First, fold the excess 10 to 12 inches of the top sheet once, towards the foot of the mattress. Next, fold the duvet once in the same direction, approximately 5 to 6 inches over the top layer. Finally, fold the remaining 5 to 6 inches of top layer back over the duvet, in the direction of the head of the bed. Tuck an inch or two under the duvet to secure it.

6. Now, fold the bottom sheet over the duvet.

Fold the bottom sheet over the duvet (and over top layer fold) once, approximately 5 to 6 inches, in the direction of the foot of the bed. In this step, you fold the top sheet just like you would in a standard turn-downed bed scenario.

7. Tuck… or don’t!

In the hospitality context, the tuck—straightjacket tight—is critical. It locks in the insulating layer thus insuring hygiene. At home, you have options. If you, like Seinfeld’s comfort connoisseur George Costanza, like to have lots of room to “swish and swirl,” don’t tuck. We left the top sheets untucked even pooling it on the floor to achieve a relaxed, draped look (in the photo at the top of this post).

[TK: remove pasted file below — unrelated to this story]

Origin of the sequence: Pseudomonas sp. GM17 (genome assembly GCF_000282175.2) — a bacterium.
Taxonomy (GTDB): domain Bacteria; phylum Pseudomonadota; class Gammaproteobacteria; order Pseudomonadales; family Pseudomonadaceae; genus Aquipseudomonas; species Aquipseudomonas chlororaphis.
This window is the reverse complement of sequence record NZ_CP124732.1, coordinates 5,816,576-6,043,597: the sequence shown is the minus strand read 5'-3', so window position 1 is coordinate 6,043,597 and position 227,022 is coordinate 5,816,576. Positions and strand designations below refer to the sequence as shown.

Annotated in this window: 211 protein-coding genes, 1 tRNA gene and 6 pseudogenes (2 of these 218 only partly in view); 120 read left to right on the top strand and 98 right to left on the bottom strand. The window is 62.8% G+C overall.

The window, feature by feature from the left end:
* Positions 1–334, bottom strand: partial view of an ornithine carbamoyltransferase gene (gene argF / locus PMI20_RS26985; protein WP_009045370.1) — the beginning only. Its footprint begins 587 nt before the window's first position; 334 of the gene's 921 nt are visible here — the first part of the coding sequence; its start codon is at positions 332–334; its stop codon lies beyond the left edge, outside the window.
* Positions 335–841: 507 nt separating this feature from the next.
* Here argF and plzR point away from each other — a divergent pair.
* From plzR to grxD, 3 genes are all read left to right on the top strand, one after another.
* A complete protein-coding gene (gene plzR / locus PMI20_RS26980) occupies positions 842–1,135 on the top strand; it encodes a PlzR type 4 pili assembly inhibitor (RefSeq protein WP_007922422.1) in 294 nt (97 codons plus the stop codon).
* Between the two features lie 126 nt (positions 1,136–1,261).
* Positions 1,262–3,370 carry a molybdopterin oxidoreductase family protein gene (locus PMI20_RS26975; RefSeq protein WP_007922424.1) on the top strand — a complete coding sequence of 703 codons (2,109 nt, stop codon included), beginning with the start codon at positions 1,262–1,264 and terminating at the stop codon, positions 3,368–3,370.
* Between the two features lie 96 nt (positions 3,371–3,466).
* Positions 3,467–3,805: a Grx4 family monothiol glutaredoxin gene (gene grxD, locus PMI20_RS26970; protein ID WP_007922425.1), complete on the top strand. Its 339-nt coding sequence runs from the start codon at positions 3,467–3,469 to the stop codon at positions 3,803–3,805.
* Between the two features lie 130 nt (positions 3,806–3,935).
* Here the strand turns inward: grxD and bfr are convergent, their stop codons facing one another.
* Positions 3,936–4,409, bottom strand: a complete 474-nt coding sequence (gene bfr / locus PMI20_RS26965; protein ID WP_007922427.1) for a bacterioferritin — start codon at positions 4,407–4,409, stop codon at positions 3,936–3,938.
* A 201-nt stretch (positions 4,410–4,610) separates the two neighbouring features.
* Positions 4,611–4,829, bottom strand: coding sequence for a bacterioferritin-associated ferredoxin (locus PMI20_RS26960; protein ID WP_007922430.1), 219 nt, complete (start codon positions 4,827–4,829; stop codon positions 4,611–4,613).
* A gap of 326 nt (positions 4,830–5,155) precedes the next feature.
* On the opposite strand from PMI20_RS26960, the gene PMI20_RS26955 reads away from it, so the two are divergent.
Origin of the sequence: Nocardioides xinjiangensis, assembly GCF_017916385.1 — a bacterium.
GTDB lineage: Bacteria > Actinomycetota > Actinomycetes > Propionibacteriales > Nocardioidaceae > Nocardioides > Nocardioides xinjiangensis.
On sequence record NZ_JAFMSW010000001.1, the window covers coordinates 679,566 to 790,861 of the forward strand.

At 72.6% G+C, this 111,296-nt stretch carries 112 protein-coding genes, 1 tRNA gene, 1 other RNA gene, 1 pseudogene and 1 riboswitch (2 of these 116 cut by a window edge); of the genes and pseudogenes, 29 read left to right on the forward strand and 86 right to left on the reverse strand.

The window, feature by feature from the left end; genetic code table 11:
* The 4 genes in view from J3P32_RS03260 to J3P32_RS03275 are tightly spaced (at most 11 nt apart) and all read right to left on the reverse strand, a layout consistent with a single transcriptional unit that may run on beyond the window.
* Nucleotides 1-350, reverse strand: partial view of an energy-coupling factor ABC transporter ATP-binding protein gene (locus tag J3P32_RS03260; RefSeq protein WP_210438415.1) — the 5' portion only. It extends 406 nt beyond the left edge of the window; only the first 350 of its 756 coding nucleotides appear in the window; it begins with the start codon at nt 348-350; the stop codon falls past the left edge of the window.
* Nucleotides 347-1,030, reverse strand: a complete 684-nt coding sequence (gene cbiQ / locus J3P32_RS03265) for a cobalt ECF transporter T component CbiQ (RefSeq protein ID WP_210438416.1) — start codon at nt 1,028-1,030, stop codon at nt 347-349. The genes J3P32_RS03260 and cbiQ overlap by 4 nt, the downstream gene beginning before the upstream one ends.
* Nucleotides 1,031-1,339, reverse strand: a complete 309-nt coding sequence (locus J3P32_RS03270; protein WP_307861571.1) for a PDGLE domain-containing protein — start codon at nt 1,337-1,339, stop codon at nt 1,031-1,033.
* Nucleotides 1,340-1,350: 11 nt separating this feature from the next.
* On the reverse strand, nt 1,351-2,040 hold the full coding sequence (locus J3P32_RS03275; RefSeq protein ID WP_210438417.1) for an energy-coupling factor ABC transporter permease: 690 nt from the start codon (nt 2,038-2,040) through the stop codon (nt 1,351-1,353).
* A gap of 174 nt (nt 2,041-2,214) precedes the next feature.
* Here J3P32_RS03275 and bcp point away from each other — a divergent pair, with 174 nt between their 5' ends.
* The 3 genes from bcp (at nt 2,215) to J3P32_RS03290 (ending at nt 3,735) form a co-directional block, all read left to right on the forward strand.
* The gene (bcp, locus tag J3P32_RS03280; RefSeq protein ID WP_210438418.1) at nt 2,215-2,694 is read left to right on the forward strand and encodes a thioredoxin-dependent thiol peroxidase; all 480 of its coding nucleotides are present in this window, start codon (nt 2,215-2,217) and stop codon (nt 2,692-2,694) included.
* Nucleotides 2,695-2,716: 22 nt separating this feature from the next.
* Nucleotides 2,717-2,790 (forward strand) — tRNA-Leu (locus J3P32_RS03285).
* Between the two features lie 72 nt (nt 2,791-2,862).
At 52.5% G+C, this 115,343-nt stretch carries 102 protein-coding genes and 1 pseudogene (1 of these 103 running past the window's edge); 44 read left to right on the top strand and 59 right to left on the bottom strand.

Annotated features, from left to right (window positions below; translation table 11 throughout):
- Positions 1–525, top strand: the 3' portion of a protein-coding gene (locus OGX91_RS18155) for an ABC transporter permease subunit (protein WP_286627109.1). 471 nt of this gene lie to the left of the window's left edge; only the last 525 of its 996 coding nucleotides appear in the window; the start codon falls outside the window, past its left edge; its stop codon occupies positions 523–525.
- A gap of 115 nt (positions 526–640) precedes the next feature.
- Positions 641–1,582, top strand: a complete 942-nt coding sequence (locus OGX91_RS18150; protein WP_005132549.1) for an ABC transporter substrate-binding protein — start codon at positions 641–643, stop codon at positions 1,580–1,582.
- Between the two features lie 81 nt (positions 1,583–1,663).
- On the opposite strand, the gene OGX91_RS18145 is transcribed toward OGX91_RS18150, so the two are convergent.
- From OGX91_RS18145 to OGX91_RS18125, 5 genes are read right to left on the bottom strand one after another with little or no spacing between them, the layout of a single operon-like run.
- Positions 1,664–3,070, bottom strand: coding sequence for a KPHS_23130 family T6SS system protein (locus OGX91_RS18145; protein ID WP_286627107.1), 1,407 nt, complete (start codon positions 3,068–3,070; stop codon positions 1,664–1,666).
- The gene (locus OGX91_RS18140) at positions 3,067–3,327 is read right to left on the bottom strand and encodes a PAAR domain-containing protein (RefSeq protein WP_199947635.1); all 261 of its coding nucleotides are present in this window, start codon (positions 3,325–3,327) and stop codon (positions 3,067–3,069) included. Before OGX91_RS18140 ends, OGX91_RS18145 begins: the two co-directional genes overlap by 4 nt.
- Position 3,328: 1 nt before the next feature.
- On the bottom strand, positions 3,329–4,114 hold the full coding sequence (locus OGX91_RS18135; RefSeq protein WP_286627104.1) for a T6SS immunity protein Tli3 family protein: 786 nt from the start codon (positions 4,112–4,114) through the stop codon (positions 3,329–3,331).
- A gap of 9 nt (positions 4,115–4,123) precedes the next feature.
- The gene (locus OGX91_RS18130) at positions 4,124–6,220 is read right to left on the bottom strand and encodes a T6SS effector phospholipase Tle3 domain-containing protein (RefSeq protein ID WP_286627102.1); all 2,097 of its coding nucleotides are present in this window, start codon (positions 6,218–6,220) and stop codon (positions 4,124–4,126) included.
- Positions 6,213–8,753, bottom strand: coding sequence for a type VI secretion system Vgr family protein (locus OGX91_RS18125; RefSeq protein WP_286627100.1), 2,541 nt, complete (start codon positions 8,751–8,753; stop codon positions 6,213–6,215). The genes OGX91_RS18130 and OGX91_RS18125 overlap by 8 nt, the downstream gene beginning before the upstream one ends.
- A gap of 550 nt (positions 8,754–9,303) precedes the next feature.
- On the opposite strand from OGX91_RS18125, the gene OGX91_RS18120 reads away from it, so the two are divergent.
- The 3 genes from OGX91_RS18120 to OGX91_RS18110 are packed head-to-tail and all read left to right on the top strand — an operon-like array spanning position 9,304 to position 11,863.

Untucked! Photo by Mark Weinberg

You too can leave the linen bedding loose and free flowing, though in doing so, you accept an elevated risk of the duvet slipping out in the night. This risk positively correlates with the vigor of your swishing and swirling. If you want to secure your duvet sandwich, tuck both sheeting layers under the mattress as if they were one, beginning at the turn-down fold and ending with hospital corners.

If bedclothes origami intimidates you, here are two plug-and-play methods of incorporating linen bedding on a budget:

  • Prop a linen bolster against a stack of percale pillow shams;
  • Conceal your percale-clad pillows with two linen euro shams;
  • Pair a linen top sheet with a percale duvet; or,
  • Mix two linen pillow shams with two percale shams.

51 Comments

Karen October 14, 2018
I am looking for the perfect ironing board. Any suggestions ?
 
Mayra April 13, 2018